What They’re Saying About Doug Pederson
It won’t be official until the Chiefs’ postseason run comes to an end, but Doug Pederson will be the Eagles’ next head coach.
Besides the oft-repeated basics — he used to play quarterback for the Eagles; he’s an Andy Reid disciple — there’s plenty left to learn about Pederson.
We’ve collected a decent amount of info on the Eagles’ new man-in-charge, for your reading pleasure.
An excellent profile of Pederson by Inquirer columnist Bob Ford, from Pederson’s playing days as a quarterback with the Eagles.
There was a moment, just one moment, when Doug Pederson let himself want to quit.
He was back home in Monroe, driving a truck for one of those package delivery companies, and the Dolphins were on the phone again. The same Dolphins who had released him four times before.
Somebody was hurt. Could he come to Miami?
Somebody was always hurt, but then Somebody would get well again and Pederson would be back in Monroe, humping cardboard boxes and throwing passes to his brother to stay in shape, haunted by the quarterbacks on television who had no more ability than he did but still found a way to be Somebody.
“I didn’t want to go. I didn’t,” Pederson said.
But deep inside where Doug Pederson keeps his optimism vaulted and secure, he couldn’t turn away from the path. He got out of the truck and went to Miami.
And the Dolphins cut him for the fifth time.
Here’s a long read from the Chiefs’ team website on Pederson’s background and professional journey, also well worth your time in getting to know him.
When Reid was hired as the head coach of the Philadelphia Eagles in 1999, Pederson followed him. After one year with both the Eagles and Cleveland Browns (2000), Pederson returned to Green Bay in 2001 to backup Favre once again.
As [Brett] Favre came jogging to the sideline during a stoppage of play in that particular game, Reid noticed where Favre went first, which solidified in his mind the coaching future of the now—Kansas City Chiefs offensive coordinator.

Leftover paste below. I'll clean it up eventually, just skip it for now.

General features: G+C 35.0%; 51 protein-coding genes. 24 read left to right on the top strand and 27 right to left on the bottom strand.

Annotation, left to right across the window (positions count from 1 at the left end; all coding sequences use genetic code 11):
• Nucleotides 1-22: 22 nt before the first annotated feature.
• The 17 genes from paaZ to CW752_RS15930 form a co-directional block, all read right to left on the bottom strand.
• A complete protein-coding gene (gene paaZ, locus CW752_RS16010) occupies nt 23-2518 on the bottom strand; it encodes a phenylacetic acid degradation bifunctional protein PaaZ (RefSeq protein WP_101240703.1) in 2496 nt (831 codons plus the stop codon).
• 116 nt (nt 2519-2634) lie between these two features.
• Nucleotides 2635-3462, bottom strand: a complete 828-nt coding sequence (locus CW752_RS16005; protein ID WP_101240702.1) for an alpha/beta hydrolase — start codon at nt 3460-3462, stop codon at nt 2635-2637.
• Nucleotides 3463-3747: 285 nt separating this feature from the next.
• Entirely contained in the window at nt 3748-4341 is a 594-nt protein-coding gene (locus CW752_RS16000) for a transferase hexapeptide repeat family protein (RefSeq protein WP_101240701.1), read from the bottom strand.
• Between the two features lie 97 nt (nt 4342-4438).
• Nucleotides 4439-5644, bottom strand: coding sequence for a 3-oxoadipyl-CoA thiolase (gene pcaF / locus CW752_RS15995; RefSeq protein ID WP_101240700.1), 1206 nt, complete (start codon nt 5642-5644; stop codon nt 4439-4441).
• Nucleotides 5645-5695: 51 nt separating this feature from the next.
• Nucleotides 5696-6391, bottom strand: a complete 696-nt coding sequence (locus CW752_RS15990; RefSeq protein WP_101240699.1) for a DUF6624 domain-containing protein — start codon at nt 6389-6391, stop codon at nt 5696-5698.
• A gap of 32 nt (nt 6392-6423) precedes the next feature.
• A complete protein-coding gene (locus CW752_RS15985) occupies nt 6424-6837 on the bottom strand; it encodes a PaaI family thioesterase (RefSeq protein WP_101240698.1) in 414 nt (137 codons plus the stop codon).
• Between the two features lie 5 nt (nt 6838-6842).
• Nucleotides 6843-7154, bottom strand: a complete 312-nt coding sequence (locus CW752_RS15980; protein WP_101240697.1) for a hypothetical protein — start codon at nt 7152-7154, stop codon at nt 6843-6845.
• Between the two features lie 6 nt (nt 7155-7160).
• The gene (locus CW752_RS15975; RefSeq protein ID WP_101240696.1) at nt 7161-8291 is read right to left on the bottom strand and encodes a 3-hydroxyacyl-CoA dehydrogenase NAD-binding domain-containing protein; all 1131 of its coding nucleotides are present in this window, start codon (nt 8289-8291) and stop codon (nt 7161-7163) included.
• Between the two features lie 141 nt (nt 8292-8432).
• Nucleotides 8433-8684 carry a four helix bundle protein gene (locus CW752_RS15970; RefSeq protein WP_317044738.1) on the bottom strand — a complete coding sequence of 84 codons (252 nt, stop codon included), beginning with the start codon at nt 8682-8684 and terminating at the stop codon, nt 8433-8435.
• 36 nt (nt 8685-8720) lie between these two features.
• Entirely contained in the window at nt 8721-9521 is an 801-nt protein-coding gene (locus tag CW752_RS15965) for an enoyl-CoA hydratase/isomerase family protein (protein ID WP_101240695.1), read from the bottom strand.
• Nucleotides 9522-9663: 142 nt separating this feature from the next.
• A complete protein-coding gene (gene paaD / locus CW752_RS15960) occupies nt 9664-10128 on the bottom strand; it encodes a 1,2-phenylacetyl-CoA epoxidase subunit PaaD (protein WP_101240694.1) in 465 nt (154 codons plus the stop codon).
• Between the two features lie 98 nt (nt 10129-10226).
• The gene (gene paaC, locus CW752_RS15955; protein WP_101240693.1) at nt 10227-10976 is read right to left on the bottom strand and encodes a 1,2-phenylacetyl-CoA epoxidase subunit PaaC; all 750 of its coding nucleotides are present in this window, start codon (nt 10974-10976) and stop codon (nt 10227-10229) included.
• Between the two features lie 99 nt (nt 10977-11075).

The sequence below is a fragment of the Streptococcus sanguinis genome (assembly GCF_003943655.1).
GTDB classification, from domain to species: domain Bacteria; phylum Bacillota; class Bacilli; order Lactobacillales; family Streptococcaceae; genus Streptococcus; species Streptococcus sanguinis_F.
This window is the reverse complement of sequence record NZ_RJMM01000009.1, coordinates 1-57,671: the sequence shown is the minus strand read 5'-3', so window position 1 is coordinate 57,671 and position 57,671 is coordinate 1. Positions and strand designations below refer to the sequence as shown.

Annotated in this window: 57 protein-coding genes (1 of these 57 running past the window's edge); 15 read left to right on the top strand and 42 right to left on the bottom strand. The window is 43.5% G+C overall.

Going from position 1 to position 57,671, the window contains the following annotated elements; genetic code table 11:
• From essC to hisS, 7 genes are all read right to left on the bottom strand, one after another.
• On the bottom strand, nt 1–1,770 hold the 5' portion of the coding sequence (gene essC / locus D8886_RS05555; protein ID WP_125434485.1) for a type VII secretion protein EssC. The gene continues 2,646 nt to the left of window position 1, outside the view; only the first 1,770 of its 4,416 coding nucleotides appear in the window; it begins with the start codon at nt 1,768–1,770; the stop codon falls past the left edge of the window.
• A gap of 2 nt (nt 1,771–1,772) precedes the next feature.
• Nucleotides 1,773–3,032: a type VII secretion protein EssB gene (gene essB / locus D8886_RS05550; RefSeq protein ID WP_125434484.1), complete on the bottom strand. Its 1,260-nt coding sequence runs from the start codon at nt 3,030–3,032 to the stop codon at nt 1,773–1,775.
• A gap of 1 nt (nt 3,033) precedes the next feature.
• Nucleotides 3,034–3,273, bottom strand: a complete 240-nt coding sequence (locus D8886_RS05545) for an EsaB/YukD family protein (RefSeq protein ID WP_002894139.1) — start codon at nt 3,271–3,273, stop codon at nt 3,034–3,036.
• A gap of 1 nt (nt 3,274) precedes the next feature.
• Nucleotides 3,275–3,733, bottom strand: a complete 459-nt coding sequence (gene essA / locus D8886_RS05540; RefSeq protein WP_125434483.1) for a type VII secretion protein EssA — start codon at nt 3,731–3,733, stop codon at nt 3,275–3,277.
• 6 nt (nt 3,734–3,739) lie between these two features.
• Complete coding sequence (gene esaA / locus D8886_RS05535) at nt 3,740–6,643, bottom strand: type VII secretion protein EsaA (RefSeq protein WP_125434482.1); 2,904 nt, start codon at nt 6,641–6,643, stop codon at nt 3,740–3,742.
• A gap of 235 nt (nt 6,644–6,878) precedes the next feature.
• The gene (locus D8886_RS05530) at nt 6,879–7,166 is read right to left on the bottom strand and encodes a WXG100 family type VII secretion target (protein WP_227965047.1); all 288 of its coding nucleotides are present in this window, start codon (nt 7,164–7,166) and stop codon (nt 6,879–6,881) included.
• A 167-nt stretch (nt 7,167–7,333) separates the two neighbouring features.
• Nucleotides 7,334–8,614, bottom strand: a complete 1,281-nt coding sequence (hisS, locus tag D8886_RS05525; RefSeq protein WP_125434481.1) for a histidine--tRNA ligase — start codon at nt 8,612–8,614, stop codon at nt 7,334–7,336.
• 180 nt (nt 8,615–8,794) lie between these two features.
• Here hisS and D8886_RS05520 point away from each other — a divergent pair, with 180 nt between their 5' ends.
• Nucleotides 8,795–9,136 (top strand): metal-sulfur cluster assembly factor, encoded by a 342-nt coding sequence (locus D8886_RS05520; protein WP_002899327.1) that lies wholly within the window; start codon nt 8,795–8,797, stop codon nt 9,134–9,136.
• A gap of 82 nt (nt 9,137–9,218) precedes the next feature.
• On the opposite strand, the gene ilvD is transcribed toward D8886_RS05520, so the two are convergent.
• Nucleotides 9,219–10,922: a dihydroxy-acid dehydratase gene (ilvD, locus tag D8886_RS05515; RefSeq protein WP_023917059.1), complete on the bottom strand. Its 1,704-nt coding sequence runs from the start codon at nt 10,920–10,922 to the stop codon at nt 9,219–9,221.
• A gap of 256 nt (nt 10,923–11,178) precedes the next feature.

“I’ll tell you when I really saw it—his second stint at Green Bay,” Reid recalled of the moment he knew Pederson would be a great coach one day. “I watched (Brett) Favre come off the field and he went right to Doug.
“At that moment, I go, ‘You know what? This guy. He can do this. He can be a coach.’”
Pederson’s quarterbacking pedigree certainly played a role in his hiring, writes the Inquirer’s Jeff McLane.
When Pederson’s quarterbacks were asked about his readiness to become a full-time play caller – or even a head coach, as he will be with the Eagles – they didn’t focus as much on the job he has done in that role as they did on his actual experience as a quarterback.
There are plenty of successful play callers who never played the position, let alone in the NFL. Reid is a perfect example. But for some quarterbacks it helps to know that the coach diagramming the plays and calling them into their headset once stood in their shoes.
“You have to start with his pedigree and how long he played in the NFL. He’s been there, he’s seen it,” Chiefs backup quarterback Chase Daniels said. “He’s played under Dan Marino and Brett Favre. He’s played and coached under Andy for a long time. And so, I think all of that gives him a unique perspective on the quarterback position when he’s coaching it.”
When Reid handed play-calling duties over to Pederson this season, the former Eagles head coach was effusive in his praise for Pederson, writes the KC Star’s Terez A. Paylor.
“Doug, unfortunately, gets pushed under the bus a little bit because I’m an offensive guy,” Reid said. “I don’t want to slight him at all, we’ve got great communication there. I have full confidence in Doug calling plays. If I get into a slump, he jumps in.”
Reid quickly mentioned that spread-game analyst and special projects coach Brad Childress — who was his offensive coordinator in Philadelphia from 2003 to 2005 before he landed the Minnesota Vikings’ head coaching job — is also capable of calling plays.
But once again, Reid ended up circling back to his original point — that the Chiefs couldn’t have turned things around without his overlooked offensive coordinator, who has grown into the role.